Ryley Walker Primrose Green on LP + Download
Ryley Walker is the reincarnation of the True American Guitar Player. That’s as much a testament to his roving, rambling ways as to the fact that his Guild D-35 guitar has endured a few stints in the pawnshop. Primrose Green begins near where All Kinds of You, his last record, leaves off but quickly pushes far afield. The title sounds pastoral and quaint, but the titular green has dark hallucinogenic qualities, as does much of the LP. The band is a mixture of new and old Chicago talent, blending both jaded veterans of the postrock and jazz mini-circuits together with a few eager, open-eared youths.
Ryley didn’t have much time to write this LP, so some of it he didn’t. Bits of lyrics were improvised into full-blown songs in the studio, more often than not on the fly. The title track “Primrose Green” was nearly discarded after its incarnation on a bleak St. Patrick’s Day spent in Oxford, Mississippi. “Primrose Green” is a colloquial term for a cocktail of whiskey and morning glory seeds that has a murky, dreamy, absinthian quality when imbibed, and a spirit-crushing aftereffect the morning after.
“Summer Dress” is liftoff: seizing the mantle from Tim Buckley’s Starsailor and perfecting its frantic jazz-induced fits. “Griffiths Bucks Blues” is named for a local artist and eccentric botanist in Ryley’s hometown of Rockford, Illinois who has likely had few other songs named for him. “Love Can Be Cruel” spends almost two minutes “out” before becoming the song it was originally intended to be. Drummer Frank Rosaly pushes the song further and further until it borders on a cathartic meltdown to close out Side A.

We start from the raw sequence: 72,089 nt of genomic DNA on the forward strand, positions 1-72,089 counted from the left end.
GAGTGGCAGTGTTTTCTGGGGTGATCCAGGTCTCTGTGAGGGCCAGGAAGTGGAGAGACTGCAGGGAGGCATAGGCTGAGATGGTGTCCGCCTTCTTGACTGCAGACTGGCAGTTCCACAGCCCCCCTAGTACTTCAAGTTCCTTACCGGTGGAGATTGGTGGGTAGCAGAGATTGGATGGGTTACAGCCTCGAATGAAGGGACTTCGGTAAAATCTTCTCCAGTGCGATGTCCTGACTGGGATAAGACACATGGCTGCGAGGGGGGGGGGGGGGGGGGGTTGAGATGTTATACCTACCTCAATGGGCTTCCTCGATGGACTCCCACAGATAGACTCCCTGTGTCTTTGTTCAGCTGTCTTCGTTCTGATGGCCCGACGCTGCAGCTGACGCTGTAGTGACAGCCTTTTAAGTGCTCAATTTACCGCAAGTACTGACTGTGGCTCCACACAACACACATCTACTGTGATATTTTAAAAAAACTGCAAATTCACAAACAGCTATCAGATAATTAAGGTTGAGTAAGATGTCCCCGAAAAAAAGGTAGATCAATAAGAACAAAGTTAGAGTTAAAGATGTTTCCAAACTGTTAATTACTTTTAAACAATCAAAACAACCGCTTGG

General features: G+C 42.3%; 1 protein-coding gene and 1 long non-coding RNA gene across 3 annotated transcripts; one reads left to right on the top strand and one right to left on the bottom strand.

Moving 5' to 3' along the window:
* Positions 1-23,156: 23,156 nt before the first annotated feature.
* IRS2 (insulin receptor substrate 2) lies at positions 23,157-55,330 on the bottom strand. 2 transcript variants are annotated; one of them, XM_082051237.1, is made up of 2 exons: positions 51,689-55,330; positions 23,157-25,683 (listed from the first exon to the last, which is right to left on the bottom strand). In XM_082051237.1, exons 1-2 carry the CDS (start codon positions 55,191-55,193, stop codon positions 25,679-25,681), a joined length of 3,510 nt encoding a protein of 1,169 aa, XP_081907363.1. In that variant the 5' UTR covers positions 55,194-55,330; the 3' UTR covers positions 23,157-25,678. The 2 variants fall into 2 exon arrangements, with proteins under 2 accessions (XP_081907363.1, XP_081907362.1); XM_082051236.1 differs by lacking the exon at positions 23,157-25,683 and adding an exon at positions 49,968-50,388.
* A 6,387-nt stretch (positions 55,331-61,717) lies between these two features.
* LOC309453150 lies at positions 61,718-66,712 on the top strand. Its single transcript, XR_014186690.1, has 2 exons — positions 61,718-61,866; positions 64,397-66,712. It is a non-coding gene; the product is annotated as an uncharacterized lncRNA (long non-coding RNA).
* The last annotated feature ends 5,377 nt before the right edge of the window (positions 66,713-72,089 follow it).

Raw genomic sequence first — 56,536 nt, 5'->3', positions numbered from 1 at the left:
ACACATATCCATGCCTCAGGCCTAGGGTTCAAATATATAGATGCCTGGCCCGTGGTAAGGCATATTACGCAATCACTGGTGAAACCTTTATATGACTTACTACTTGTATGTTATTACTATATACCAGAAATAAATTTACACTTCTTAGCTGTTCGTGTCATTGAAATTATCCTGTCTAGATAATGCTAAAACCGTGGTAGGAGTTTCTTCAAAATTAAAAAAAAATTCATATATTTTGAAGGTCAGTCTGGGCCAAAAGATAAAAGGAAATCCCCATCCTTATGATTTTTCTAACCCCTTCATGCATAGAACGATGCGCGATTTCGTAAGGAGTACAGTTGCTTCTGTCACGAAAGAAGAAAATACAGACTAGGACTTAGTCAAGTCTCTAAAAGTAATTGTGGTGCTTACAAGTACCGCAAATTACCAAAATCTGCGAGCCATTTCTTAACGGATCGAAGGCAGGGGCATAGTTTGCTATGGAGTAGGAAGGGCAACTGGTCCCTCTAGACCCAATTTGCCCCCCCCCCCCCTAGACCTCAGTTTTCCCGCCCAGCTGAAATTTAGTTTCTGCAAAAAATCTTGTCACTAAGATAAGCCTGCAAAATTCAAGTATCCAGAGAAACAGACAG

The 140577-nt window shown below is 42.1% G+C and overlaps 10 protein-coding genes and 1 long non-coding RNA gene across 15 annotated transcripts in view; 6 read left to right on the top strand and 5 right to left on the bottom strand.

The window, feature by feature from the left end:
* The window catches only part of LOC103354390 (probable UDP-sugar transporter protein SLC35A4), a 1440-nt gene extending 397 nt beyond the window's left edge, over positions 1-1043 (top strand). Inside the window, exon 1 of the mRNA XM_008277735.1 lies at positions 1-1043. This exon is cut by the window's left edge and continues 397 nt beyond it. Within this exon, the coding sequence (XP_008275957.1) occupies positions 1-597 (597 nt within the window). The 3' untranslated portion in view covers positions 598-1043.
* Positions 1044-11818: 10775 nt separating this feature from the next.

Side B sets off with a shot of Americana, “On The Banks Of The Old Kishwaukee.” It’s an ode to the immersion baptisms Ryley’s witnessed while walking along the banks. Unlike the idyllic memories of christenings under the weeping willows, the river was brown and polluted, the participants dirty and tired and disinterested. “Sweet Satisfaction” presents some of Ryley’s most intricate and ecstatic fingerpicking. It’s hard not to recall John Martyn’s early 1970s work, though Ben Boye’s piano work is particularly revelatory here.
“All Kinds Of You” is the oldest song included here. The title should seem familiar...it was written after his first LP, All Kinds of You, was finished, but the name seemed to fit that collection of songs better than anything else. No one knows what the future holds for young Ryley Walker. Hardship and setbacks and uncertainty only seem to spur him on creatively. If the world catches on, the Ryley that follows up this album may be a different sort of person, one who knows the taste of better liquor and comfortable bedding and might not be nearly as driven. Here, with Primrose Green, we risk limiting his access to personal disaster by flirting with success.
Ryley Walker Primrose Green Track Listing:
1. Primrose Green
2. Summer Dress
3. Same Minds
4. Griffiths Bucks Blues
5. Love Can Be Cruel
6. On the Banks Of The Old Kishwaukee
7. Sweet Satisfaction
8. The High Road
9. All Kinds Of You
10. Hide In The Roses